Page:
response to classmate module 6

Posted: March 28th, 2022

Module 6: The Case for Macro Social Work (graded)
Carla: Intervention at a level beyond the individual is crucial in meeting the needs of entire communities and guiding systemic change. As social workers who are aware of the impact of individual goals which guide change, it is equally important to recognize the collective voice of communities which are comprised of the individuals to whom we are beholden in service and intervention. Healthy macro level intervention results from acknowledgment of the collective contributions of the individuals who comprise a community. Without awareness that the strength of a community is the result of the collective strengths of a group of committed inIndividuals, macro-level work is ineffective.

Social workers are uniquely poised to create and affect systematic change in groups and communities. To do so, employment of the strategies that are used in helping individuals change must be applied to a larger scale. By following three steps to empowerment: organizing, inquiry, and encouragement, social workers are able to generate momentum which feeds group and community progress. The documentary provided evidence of the importance of collective leadership, shared responsibility and macro-level intervention to meet the needs of a community in crisis. This creates a sustainable change, one in which members of the community who are directly affected by the group level successes and failures can equally contribute and claim.


Module 6: Disability & Social Inclusion (graded)
Peace: Disability & Social Inclusion


I call myself an “ally” because, at some point, I hit a transitional turning point. I went from simply not wanting to be racist and not wanting racism to exist, to acknowledging my complicity in structural racism (and other forms), actively wanting to combat that complicity, and desiring to do something real about racial injustice. Allies do not take a break, I am so proud of people who are always working, always voicing their voice but personal, I cannot see myself not taking breaks here and there. Because taking a break is one of myself care, I need to reflect on myself and hanging out with my family and friend. I believe that breaks are healthy, but also, it is very important for social workers to remind ourselves, that People of Color have no choice but to resist racism every single day of their lives. Women have no choice but to weather the shit storm of misogyny every day of their lives. Differently-abled people have no choice but to deal with and respond to ableism every day of their lives. (ALLEN, 2019) . Most people do not get breaks from disabilities or discrimination Allies Don’t Need to Be in the Spotlight I don’t agree with this point, as a social worker we are needed to step up, make the presentation and run for the house such as governors, CEO jobs and etc.. and there is no way you will not be on spotlight if you want to make a difference. Knowing that my privilege may afford you the spotlight sometimes, and there are times when you can use that spotlight to talk to people who share your identity, but whenever possible, allies turn that spotlight away from themselves and to the voices that are so often marginalized and ignored. (ALLEN, 2019). I think another really important point is that being an ally does not make you a part of the marginalized group you are trying to help. This seems to be an attitude mostly toward the LGBTQIA+ group – allies thinking that they belong in the community instead of just as a support for the community. Being aware of as a professional cannot take is self-awareness and, self-care. Knowing your weakness and strengths it will help me to stay true to myself and be able to provide honest service. I am so glad that we read this article because now I know the importance of a good ally.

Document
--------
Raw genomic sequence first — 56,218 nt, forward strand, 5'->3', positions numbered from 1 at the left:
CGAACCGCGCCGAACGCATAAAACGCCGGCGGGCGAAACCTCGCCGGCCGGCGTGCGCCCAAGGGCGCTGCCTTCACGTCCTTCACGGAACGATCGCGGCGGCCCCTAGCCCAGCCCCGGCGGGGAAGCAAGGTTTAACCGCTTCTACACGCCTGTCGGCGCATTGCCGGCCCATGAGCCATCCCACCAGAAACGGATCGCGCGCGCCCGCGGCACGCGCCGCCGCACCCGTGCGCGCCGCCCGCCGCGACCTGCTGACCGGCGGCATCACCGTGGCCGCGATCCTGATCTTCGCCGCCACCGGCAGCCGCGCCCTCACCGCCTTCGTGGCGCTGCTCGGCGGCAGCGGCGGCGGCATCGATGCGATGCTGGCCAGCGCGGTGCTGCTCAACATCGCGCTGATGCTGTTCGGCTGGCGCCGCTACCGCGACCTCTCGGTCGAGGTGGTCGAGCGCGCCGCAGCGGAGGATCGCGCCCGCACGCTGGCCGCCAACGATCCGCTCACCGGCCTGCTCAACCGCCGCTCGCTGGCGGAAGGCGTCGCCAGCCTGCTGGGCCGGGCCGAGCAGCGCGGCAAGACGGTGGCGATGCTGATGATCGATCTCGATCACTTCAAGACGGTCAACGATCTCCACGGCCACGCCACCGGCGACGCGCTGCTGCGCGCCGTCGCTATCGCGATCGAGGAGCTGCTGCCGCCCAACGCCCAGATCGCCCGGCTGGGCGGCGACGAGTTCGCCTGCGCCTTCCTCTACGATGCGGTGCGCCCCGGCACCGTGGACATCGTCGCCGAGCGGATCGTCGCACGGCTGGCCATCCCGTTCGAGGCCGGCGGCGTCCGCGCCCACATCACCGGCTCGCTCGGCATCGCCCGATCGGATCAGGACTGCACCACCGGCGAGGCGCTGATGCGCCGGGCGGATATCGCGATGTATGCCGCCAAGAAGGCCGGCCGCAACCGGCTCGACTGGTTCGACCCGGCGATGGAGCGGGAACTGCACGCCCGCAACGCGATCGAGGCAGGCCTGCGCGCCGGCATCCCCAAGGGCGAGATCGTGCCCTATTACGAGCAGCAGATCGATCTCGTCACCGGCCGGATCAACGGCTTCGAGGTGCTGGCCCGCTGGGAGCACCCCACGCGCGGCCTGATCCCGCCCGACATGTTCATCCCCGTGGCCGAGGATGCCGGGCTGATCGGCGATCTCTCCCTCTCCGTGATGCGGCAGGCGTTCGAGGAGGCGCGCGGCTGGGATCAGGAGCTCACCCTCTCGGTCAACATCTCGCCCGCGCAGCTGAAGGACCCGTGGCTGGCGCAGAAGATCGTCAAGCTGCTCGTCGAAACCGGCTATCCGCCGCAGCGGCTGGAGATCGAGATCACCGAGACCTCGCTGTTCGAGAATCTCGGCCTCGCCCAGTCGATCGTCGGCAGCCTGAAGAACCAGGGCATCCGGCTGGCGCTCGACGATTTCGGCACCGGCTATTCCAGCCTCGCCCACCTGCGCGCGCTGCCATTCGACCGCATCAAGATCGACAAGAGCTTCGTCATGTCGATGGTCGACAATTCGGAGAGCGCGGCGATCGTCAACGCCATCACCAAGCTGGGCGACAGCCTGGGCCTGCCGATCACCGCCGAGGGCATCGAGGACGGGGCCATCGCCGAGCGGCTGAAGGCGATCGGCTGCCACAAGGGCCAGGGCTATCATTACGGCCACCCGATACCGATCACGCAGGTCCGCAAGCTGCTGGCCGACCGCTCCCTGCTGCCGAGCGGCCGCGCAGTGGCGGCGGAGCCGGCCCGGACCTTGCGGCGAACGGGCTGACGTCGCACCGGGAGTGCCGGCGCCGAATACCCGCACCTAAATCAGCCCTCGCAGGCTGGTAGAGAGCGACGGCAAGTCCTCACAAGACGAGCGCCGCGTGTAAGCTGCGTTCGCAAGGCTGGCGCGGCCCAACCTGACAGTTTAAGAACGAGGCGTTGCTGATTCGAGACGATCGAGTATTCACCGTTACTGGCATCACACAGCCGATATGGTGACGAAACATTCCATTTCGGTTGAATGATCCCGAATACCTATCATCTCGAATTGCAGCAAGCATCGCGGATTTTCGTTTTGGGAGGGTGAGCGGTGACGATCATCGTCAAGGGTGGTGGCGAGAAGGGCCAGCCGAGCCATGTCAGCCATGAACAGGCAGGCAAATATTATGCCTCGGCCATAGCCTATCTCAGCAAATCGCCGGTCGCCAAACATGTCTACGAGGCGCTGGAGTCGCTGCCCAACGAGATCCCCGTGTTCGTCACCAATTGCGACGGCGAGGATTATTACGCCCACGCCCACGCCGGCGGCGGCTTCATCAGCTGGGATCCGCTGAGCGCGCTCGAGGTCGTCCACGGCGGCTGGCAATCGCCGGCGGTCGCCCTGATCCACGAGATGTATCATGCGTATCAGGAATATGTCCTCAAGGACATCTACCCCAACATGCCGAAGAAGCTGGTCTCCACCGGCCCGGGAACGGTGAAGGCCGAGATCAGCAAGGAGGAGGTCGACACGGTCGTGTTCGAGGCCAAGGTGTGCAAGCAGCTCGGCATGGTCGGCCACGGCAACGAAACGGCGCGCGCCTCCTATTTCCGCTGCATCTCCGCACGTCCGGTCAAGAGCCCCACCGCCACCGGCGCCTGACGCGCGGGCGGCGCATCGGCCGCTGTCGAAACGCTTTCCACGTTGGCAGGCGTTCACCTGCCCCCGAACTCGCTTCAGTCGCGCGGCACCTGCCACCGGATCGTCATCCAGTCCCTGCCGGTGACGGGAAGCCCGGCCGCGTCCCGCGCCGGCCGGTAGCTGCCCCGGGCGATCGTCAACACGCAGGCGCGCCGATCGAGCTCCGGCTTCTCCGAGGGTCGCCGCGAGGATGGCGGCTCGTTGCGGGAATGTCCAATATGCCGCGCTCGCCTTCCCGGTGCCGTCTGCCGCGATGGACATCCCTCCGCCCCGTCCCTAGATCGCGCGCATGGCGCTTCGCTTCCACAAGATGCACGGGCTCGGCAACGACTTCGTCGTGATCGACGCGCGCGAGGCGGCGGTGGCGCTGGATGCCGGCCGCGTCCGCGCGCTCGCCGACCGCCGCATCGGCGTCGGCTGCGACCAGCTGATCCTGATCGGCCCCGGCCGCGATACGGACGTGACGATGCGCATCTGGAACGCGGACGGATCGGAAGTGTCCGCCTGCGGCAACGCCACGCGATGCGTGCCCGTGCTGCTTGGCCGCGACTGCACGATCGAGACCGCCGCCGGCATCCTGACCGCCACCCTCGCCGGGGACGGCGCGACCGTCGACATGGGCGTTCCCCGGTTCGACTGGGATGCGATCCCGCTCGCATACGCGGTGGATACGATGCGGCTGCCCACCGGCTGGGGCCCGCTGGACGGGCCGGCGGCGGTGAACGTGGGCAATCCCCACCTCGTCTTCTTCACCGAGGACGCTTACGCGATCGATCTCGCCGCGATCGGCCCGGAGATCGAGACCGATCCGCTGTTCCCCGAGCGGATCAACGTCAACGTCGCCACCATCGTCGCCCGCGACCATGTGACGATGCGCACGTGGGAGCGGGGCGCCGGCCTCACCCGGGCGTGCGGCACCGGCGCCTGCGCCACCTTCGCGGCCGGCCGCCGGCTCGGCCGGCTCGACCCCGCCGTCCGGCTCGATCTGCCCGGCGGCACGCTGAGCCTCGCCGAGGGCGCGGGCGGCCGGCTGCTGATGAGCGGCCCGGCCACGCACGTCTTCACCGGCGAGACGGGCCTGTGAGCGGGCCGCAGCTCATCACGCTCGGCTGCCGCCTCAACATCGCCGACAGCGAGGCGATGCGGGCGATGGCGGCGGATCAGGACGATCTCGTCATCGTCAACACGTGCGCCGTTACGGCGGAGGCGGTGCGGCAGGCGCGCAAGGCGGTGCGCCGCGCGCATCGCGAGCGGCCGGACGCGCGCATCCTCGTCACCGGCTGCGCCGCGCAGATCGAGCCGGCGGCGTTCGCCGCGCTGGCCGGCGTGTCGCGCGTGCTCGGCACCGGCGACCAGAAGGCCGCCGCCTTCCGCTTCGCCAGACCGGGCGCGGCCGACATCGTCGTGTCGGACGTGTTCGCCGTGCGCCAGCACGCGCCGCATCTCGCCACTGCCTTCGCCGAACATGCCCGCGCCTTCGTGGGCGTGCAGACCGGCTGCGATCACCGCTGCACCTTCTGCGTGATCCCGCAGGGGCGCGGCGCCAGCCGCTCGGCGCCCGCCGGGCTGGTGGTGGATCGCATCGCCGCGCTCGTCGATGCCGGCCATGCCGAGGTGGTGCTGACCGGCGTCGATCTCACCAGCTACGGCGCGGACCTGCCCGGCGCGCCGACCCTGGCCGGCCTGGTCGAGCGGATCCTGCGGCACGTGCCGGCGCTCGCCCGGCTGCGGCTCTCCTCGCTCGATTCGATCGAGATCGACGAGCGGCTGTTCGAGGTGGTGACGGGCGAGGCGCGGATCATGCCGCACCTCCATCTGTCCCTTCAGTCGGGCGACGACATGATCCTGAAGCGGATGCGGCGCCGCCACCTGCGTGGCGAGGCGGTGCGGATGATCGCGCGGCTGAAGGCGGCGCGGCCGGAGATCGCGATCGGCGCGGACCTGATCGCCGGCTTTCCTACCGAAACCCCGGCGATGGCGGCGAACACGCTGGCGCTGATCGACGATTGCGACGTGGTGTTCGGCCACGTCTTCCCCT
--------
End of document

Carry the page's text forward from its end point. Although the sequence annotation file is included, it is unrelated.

ALLEN, J. (2019). So you call yourself an ally? SO YOU CALL YOURSELF AN ALLY.


Module 6: Film Review (graded)
Samantha: I will be reviewing the documentary 13th. This is a really heartbreaking and interesting look at the mass incarceration of black people (especially men) in our country. It follows the history of racism and oppression that Black people have experienced beginning from slavery up until the present day. Slavery was abolished, but through the prison system, slavery has just taken on a new form. This film connects with this course because it gives us an up close and personal view of the suffering of this marginalized group, and how we as social workers will be on the front lines to help fight these injustices.

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